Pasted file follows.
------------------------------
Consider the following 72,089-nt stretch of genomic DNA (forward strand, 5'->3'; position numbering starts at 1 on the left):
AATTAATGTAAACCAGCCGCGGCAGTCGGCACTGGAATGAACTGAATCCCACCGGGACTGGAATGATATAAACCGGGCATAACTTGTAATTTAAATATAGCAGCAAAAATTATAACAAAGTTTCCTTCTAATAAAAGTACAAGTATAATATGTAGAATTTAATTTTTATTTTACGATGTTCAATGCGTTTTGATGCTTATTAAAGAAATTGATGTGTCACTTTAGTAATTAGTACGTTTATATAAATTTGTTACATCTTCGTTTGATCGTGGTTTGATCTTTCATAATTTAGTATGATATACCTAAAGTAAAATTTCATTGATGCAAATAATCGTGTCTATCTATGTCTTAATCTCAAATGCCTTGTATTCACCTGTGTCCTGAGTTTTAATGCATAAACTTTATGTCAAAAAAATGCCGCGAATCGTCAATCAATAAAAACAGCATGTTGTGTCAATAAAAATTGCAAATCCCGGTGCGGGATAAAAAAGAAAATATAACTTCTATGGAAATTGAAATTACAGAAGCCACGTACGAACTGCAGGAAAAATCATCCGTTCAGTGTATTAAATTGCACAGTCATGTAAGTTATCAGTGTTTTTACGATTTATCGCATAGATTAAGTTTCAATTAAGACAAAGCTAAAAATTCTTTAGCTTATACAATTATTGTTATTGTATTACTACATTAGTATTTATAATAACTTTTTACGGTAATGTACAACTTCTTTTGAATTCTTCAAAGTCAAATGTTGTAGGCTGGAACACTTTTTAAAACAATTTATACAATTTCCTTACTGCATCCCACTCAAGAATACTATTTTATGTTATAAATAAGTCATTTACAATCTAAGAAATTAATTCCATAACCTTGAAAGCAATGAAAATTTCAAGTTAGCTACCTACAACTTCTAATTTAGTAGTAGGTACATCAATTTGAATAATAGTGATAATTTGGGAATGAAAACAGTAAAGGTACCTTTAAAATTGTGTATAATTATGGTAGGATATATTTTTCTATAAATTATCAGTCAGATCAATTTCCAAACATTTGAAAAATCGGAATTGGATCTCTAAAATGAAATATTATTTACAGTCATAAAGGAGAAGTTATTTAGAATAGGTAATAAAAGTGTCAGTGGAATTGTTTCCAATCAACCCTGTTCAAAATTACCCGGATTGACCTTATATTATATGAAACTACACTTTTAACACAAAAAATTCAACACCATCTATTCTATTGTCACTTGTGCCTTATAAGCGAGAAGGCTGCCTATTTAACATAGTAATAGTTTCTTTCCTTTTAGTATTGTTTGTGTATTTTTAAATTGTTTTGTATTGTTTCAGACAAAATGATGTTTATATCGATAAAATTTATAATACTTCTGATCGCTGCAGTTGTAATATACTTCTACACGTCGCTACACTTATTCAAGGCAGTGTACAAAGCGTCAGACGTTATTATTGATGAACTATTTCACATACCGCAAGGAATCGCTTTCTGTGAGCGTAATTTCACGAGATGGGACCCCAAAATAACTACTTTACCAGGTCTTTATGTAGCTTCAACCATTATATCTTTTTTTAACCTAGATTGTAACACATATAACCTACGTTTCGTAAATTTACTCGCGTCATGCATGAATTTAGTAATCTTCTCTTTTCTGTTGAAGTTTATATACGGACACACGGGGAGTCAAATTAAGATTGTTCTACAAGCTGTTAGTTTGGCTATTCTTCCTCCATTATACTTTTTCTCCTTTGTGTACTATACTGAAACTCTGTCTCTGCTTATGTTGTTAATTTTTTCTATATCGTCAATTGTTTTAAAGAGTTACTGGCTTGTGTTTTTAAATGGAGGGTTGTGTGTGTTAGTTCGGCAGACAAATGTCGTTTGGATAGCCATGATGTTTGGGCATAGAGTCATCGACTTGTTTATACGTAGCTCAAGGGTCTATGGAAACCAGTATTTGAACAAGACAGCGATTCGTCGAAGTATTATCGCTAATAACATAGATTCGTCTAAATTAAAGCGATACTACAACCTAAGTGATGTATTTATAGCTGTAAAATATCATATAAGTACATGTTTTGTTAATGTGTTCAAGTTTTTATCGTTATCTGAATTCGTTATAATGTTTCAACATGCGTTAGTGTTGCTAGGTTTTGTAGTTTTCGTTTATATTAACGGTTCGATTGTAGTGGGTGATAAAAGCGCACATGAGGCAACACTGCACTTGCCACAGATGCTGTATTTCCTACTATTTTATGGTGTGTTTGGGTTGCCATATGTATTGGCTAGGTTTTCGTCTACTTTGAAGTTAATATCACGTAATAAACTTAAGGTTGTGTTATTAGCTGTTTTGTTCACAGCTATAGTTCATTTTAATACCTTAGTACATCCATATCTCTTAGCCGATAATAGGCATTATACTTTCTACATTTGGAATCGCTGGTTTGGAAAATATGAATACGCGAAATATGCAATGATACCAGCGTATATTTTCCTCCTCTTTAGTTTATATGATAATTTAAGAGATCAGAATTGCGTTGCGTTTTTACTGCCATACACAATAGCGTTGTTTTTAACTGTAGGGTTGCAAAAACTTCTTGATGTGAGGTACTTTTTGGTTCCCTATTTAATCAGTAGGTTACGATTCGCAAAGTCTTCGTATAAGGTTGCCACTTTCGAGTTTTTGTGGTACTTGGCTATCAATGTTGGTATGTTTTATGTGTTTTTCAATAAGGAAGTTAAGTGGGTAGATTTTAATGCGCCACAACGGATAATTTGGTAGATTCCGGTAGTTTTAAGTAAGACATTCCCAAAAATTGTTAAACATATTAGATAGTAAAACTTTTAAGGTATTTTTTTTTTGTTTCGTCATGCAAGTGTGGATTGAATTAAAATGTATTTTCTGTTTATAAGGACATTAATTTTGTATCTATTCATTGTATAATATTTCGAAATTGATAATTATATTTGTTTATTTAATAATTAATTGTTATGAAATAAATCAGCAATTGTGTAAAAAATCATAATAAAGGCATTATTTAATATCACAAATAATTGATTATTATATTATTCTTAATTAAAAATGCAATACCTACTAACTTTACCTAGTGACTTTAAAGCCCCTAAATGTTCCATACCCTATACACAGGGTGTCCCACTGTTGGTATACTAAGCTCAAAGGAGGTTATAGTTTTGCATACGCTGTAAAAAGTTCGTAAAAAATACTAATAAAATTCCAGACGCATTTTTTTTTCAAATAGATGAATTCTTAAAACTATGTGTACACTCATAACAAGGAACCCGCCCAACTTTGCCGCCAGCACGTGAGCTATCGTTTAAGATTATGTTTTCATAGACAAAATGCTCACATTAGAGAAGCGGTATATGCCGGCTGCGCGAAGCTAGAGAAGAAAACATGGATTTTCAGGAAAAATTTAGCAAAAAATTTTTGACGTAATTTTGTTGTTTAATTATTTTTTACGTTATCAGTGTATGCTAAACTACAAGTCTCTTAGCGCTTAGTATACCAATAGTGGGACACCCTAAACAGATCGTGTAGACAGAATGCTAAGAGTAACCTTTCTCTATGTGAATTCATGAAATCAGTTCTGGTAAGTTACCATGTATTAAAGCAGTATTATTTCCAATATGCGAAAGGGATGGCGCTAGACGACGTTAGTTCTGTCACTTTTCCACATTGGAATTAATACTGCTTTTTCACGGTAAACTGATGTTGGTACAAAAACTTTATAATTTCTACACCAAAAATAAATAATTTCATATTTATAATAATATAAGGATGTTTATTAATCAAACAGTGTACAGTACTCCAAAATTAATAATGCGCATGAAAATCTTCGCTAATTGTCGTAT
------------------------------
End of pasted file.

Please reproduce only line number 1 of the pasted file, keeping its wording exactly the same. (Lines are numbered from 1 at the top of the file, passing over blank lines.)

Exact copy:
Consider the following 72,089-nt stretch of genomic DNA (forward strand, 5'->3'; position numbering starts at 1 on the left):